Submission + - Ink-Jet Printing Custom-Designed Micro Circuits (slashdot.org)

Nerval's Lobster writes: Researchers have demonstrated a technique that produces inexpensive, functional electrical circuits that can be printed using about $300 worth of materials and equipment, including generic inkjet printers. The technique, developed by researchers from Georgia Tech, the University of Tokyo and Microsoft Research, allows circuits to be printed onto irregularly-shaped materials or almost anything able to go through the paper feed on a printer designed for consumers. The chief advantage of the technique is the ability to print circuits using silver nanoparticle ink rather than relying on the thermal-bonding technique called sintering, which is time-consuming and can destroy delicate base materials. Researchers were able to print new circuits in about 60 seconds on almost any material that could go through the printer, though resin-covered paper, PET film and glossy photo paper worked best, while sheets of canvas cloth and anything magnetic were ineffective. Once printed using silver ink on flexible base material, the circuits can be attached to existing hardware by simply laying or taping it in place and making connections using conductive tape or conductive glue. (Soldering would destroy the underlying material.)

Submission + - Nexus 5 with Android 4.4 and Snapdragon 800 Challenges Apple A7 In Benchmarks (hothardware.com)

MojoKid writes: One of the hallmark features of Google's Nexus 5 flagship smartphone by LG isn't its bodaciously big 5-inch HD display, its 8MP camera, or its "OK Google" voice commands. That has all been done before. What does stand out about the Nexus 5 is Google's new Android 4.4 Kit Kat OS and LG's SoC (System on Chip) processor of choice, namely Qualcomm's Snapdragon 800 quad-core. Qualcomm is known for licensing ARM core technology and making it their own; and Qualcomm's latest Krait 400 quad-core along with the Adreno 330 GPU that comprise the Snapdragon 800, is a powerful beast. Google also has taken the scalpel to Kit Kat in all the right places, whittling down the overall footprint of the OS, so it's more efficient on lower-end devices and also offers faster multitasking. Specifically memory usage has been optimized in a number of areas. Couple these OS tweaks with Qualcomm's Snapdragon 800 and you end up with a smartphone that hugs the corners and lights 'em up on the straights. Putting the Nexus 5 through its paces, it turns out preliminary figures are promising. In fact, the Nexus 5 actually was able to surpass the iPhone 5s with Apple's 64-bit A7 processor in a few tests and goes toe to toe with it in gaming and graphics.

Submission + - Tesla Fires and Firestorms: Let's Breathe and Review Some Car Fire Math (greencarreports.com)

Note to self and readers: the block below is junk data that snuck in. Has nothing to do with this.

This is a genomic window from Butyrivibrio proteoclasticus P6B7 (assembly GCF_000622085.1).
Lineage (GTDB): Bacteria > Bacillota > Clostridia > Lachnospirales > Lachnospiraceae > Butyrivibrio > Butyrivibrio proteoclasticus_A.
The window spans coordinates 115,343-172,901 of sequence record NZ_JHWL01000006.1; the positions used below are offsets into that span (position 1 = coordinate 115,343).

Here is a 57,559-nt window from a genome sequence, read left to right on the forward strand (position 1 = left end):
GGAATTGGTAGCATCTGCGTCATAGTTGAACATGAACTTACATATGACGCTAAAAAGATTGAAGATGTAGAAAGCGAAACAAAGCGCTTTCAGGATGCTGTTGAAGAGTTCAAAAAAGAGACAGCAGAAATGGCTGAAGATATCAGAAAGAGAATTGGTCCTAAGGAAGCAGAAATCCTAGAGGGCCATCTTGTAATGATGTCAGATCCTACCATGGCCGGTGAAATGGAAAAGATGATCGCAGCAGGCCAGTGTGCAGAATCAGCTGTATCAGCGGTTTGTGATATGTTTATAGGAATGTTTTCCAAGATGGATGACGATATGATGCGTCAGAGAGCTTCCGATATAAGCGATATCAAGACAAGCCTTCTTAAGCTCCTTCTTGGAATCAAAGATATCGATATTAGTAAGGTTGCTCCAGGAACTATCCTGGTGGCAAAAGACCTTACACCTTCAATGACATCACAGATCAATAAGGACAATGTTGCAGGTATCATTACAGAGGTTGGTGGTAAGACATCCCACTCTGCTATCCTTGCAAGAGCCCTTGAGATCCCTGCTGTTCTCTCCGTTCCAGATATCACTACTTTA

cartechboy writes: There are about 150,000 vehicle fires reported every year in the U.S. — 17 every hour. But when that vehicle fire is a Tesla, the Internet notices. There have now been three fires among roughly 20,000 Tesla Model S electric cars in the road so far. The stock is down, the Feds are asking questions and the Internet is floating in Tesla news. It may be time to check the facts and review some math (hint: we're looking at roughly one fire for every 33 million miles driven so far) and then breathe. Then look at what we know, what we don't know, and what we should know.

Submission + - Duke Univ. Device Converts Stray Wireless Energy Into Electricity for Charging (computerworld.com)

Lucas123 writes: Engineers at Duke University say they've constructed a device that can collect stray wireless signals and convert them into energy to charge batteries in devices such as cell phones and tablets. The WiFi collection device, made of cheap copper coils and fiberglass, can even aggregate energy from satellite signals and sound waves.The researchers created a series of five fiberglass and copper energy conductors on a circuit board, which was able to convert microwaves into 7.3V of electrical energy. By comparison, Universal Serial Bus (USB) chargers for small electronic devices provide about 5V of power. The device, the researchers say, is as efficient as solar cells with an energy conversion rate of 37%.

Submission + - Taking a QUIC Test Drive (connectify.me)

agizis writes: Google presented their new QUIC (Quick UDP Internet Connections) protocol to the IETF yesterday as a future replacement for TCP. It was discussed here when it was originally announced, but now there’s real working code. How fast is it really? We wanted to know, so we dug in and benchmarked QUIC at different bandwidths, latencies and reliability levels (test code included, of course), and ran our results by the QUIC team.